The SC1 has 14-inch wheels, while the SC2 steps up to 15-inchers, with good-sized 195 – 60 tires. The tester had optional alloy wheels, which in this case are parfum on a porker from a performance standpoint, but they do LOOK better than the standard wheel covers.
Worth mentioning as always are the polymeric body panels that stand up to attacks by shopping carts and sundry road debris. I’m surprised they haven’t been more widely adopted.
The brakes – discs front, drums rear – were soft and vague, but produced comfortable stopping distances. To get antilock brakes, you must pop for a package which includes traction control, not a bad parley, and not unreasonably priced at $695. The included four-speaker AM-FM-CD stereo was just so-so. The standard air conditioner was dynamite, coping quite well with temperatures and humidity in the 90s.
Reduced-force air bags are standard, although the coupe does not have access to the side-curtain head-protective bags available this year on the S-Series sedans and wagons. No crash-test data are available for Saturn coupes; the sedans got top marks from the National Highway Traffic Safety Administration when it tested 2000-model-year machines.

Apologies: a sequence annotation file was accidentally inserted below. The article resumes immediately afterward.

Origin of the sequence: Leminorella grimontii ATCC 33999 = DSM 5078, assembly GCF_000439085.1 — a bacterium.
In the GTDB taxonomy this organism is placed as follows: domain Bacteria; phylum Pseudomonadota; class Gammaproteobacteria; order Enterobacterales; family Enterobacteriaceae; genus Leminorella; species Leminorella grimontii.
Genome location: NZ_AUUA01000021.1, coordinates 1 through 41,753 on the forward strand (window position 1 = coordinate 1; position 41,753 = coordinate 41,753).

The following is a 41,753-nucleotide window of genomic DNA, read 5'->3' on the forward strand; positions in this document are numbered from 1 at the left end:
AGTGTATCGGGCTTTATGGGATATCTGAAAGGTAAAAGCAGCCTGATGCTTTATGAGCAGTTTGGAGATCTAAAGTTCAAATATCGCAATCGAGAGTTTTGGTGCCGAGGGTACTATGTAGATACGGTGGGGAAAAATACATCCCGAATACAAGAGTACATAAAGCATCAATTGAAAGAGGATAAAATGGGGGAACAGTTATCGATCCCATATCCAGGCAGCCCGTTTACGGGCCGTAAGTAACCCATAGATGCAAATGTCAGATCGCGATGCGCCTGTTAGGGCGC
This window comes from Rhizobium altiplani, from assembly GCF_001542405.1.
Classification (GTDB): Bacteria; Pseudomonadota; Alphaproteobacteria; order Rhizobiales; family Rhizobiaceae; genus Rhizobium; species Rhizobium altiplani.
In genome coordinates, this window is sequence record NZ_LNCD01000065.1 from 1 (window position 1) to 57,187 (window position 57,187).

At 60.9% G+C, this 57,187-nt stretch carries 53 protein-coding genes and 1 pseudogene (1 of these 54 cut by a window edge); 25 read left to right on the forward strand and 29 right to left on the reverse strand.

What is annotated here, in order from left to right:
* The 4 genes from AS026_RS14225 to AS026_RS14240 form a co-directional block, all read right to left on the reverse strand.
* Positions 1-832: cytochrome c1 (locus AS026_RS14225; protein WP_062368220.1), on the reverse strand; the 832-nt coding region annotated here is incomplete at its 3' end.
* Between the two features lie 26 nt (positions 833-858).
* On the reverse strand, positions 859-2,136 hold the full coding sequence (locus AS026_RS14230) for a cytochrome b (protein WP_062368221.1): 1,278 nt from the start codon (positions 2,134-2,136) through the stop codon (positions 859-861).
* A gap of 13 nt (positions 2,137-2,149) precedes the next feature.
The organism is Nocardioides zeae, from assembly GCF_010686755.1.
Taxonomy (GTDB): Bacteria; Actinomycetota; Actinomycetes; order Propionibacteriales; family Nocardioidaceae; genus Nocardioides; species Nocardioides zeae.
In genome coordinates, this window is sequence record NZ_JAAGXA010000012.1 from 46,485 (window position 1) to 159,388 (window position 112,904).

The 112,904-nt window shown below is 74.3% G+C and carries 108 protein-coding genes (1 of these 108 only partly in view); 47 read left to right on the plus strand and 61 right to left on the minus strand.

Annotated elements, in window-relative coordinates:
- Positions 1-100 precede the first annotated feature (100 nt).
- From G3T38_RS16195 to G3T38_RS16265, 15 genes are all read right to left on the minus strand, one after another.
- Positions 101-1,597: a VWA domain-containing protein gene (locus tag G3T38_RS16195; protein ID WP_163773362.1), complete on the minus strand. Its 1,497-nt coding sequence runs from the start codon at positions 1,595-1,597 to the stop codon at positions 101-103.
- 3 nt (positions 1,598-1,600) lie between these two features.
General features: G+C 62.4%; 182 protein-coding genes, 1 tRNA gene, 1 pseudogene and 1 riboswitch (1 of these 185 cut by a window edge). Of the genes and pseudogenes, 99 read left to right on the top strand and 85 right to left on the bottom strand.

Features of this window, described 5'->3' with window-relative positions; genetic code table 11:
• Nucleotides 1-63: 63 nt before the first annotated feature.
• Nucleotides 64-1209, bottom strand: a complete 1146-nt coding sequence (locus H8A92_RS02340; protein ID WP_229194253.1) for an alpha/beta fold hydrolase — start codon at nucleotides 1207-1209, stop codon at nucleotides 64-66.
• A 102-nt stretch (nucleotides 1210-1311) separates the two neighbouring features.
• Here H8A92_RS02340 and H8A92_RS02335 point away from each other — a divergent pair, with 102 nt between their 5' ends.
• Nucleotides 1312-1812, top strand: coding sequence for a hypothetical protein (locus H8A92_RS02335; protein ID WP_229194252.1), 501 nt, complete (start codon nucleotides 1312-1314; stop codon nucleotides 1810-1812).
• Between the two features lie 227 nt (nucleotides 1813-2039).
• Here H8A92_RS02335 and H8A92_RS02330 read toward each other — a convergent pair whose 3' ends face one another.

Consumer Reports subscribers rated their 2000 Saturn sedans and wagons as well above average in reliability, but trailing such competitors as Toyota Corolla – Chevy Prizm, Acura Integra, Honda Civic and Subaru Impreza.
Base price on an SC2 with automatic is $16,505. Mine had the power moonroof, $725; ABS – traction control, $695; alloy wheels, $350, and leather seating, $700, for a total, with freight, of $19,415. Tip of the week: Check out the new L Series Saturn; it’s bigger, far better executed and in the same general price ballpark.
“The Gannett News Service”